March 12

Dad and I are sitting in the kitchen, each of us plugging away on our respective to-do’s. Despite the disappointment, we’re moving onwards. The last few days have been pretty peaceful, though dad has been strikingly exhausted. Monday, he slept virtually all day and night. He ambled around for his usual coffee fix and some food, but otherwise kept to his sun room perch. 

Despite his exhaustion, dad has finished a 1,600 page History of Ukraine this week. He started the tomb about two weeks ago, and finished the dense history Monday. In our conversation of it, I asked him how it was. “Wouldn’t recommend it” was all he had to say about it. It takes unbelievable willpower (or maybe an affinity for suffering) to get through this history. He’s moved on to Max Weber today, reading one of three volumes of Economy and Society. Book club possibility? Dad plans to finish this next week, so start reading. 

Dad’s interest in dense-at-it’s-best works of art stretches far beyond reading. Lately he’s had a new interest in watching films – and not just Citizen Kane sorts of films (and by that I mean well-regarded and standing the test of time). Dad’s been seeking out the obscure films from the 1960s that even his most patient friends cannot bear to sit through. Clark Brannin, one of dad’s best friends from his time at Tulane, was invited to watch a movie with dad one afternoon while he was in town visiting. According to Clark, the movie was good for putting you to sleep, but little else. 

History of Ukraine, Dust and Ashes (a black and white film from 1950 of Poland on the final day of WW2), and the five-CD set of that microtonal fellow are a few examples of dad’s ever-great, ever-weirder joie de vivre. 

Mom and dad went to Half Moon Bay today for a peaceful visit to the beach and a doze along the coast. Activities have changed from impulsive shopping to more subdued and relaxed ways of passing the time. This is likely due to the lowered dose of steroid. Mom mentioned that dad remained pretty alert today, and didn’t feel sleepy until the early afternoon.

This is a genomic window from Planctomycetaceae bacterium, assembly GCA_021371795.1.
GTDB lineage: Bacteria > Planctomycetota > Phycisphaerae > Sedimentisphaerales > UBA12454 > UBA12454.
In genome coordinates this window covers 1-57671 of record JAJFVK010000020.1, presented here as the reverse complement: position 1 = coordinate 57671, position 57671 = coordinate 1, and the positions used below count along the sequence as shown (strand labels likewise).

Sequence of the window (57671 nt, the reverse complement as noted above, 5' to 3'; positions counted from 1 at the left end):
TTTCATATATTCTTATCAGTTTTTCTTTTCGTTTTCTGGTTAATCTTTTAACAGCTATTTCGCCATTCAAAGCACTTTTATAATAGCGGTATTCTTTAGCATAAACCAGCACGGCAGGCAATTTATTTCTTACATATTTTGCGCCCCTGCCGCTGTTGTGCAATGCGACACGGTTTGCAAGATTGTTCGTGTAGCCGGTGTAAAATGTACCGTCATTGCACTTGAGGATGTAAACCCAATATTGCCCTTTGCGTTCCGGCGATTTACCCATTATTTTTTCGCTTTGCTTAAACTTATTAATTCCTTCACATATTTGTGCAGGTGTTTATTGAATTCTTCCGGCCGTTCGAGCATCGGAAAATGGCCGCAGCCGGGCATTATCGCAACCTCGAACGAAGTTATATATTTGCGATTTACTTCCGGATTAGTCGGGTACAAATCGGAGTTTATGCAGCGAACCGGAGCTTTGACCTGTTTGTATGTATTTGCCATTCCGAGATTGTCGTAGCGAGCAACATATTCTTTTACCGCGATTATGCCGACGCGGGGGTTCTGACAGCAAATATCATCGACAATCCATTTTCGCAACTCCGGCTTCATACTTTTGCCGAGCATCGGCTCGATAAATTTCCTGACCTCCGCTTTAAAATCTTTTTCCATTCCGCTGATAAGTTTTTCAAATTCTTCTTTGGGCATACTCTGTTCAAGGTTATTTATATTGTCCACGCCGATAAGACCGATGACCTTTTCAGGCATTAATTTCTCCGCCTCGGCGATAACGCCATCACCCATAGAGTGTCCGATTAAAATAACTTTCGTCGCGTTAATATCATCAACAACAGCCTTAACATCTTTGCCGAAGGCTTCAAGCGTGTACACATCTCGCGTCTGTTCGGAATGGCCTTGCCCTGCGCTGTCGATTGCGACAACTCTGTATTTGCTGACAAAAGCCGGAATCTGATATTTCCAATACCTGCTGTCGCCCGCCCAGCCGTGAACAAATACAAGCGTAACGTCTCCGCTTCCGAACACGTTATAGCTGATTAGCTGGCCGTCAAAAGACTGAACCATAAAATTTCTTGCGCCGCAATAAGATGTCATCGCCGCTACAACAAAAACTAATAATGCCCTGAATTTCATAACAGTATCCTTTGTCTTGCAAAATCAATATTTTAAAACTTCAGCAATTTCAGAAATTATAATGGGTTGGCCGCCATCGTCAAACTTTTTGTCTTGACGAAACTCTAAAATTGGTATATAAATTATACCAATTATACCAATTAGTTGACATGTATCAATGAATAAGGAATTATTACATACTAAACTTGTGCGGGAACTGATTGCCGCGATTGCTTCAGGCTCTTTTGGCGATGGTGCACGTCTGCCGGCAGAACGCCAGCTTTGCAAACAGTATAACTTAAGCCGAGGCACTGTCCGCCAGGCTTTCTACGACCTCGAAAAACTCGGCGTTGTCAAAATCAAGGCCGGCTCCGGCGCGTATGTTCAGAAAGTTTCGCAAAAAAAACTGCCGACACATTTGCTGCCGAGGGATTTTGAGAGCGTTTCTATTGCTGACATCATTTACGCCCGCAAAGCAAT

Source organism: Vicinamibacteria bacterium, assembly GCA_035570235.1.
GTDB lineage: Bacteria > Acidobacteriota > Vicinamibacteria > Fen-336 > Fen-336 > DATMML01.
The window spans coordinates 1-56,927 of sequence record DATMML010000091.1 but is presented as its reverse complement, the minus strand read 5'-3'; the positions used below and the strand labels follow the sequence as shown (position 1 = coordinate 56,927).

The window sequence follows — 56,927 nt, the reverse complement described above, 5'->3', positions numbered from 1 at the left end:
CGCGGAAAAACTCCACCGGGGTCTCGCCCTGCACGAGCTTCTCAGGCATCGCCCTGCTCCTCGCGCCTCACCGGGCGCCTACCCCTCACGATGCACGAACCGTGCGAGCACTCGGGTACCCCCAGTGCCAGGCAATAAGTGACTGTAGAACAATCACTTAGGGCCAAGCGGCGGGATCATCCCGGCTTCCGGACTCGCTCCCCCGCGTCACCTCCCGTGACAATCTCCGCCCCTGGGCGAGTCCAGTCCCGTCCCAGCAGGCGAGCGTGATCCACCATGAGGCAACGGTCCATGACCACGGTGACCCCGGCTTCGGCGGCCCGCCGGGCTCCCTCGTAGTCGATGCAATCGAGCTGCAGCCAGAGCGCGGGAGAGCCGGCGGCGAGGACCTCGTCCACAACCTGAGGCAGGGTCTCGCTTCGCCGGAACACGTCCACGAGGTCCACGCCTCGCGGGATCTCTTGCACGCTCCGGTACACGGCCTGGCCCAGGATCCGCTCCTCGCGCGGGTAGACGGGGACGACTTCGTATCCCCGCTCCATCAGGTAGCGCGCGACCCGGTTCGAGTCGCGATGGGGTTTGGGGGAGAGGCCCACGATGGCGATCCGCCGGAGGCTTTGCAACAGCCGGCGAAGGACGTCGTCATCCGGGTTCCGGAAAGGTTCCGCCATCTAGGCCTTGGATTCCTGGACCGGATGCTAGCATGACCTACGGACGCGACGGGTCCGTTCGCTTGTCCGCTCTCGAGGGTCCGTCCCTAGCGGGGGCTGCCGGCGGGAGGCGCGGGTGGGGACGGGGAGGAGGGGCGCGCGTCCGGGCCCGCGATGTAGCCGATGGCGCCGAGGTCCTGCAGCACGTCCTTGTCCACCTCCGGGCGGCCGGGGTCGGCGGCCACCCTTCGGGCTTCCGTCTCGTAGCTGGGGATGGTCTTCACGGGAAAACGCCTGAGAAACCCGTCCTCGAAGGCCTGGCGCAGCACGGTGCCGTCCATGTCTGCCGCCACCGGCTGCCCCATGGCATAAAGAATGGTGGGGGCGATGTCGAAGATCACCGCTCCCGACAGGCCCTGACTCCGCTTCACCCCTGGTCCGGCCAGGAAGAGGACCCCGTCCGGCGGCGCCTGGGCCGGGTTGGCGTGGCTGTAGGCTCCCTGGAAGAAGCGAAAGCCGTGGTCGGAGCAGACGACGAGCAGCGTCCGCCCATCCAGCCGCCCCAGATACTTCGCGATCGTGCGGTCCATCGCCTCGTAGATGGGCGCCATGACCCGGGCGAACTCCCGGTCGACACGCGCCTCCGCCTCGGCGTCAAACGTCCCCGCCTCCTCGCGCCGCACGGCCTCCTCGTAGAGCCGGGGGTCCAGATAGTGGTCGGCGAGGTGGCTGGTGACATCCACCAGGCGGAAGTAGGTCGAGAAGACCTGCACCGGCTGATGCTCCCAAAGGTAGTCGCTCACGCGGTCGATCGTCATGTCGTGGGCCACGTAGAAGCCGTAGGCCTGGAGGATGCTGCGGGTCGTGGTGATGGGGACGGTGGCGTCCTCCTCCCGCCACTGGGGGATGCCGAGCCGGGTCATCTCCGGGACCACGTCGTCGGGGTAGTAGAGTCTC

Dad stayed up for most of the morning and early afternoon today, and he and I spent some time together in the kitchen for his afternoon meal. Despite my efforts to plan events for the day, dad will often decide he wants to lay low and stay quiet during the times we had reserved to be together. This was frustrating at first, but lately I’ve welcomed the time spent alongside him. I’ve found that he doesn’t always want to talk about what’s going on, but would rather just sit with you in your company. If he wants to bring something up, you’re there, but there’s no expectation of conversation for either of us. It’s hard to describe the pleasure in these low key interactions – a slow stream of insights and ideas, weird questions about readings, a vocabulary word here or there… it all flows, and often leads to more substantive exchanges. 

Dad has his post-radiation MRI tomorrow afternoon. The MRI will give some idea of dad’s tumors. However, the results are preliminary as there’s a lot of inflammation and cell death that, as viewed from the MRI has identical characteristics to the tumor growths. In other words, the effects of radiation and chemo look basically the same as a tumor at this stage in dad’s treatment, and it’s hard to determine from the MRI how the tumor is responding. According to Dr. Schiffner, the MRI’s can tell you one thing, while the living and breathing patient can give you a totally different impression. So, we take this MRI with a grain of salt. 

Mom and I are grappling with alternative treatment options, and will meet with Dr. Schiffner on Friday to discuss the next steps. Meanwhile, the both of us are savoring the sweet, low-energy interactions from dad. I feel grateful for the peace following the disappointment and the sadness. 

With love and thanks,

Mikaela

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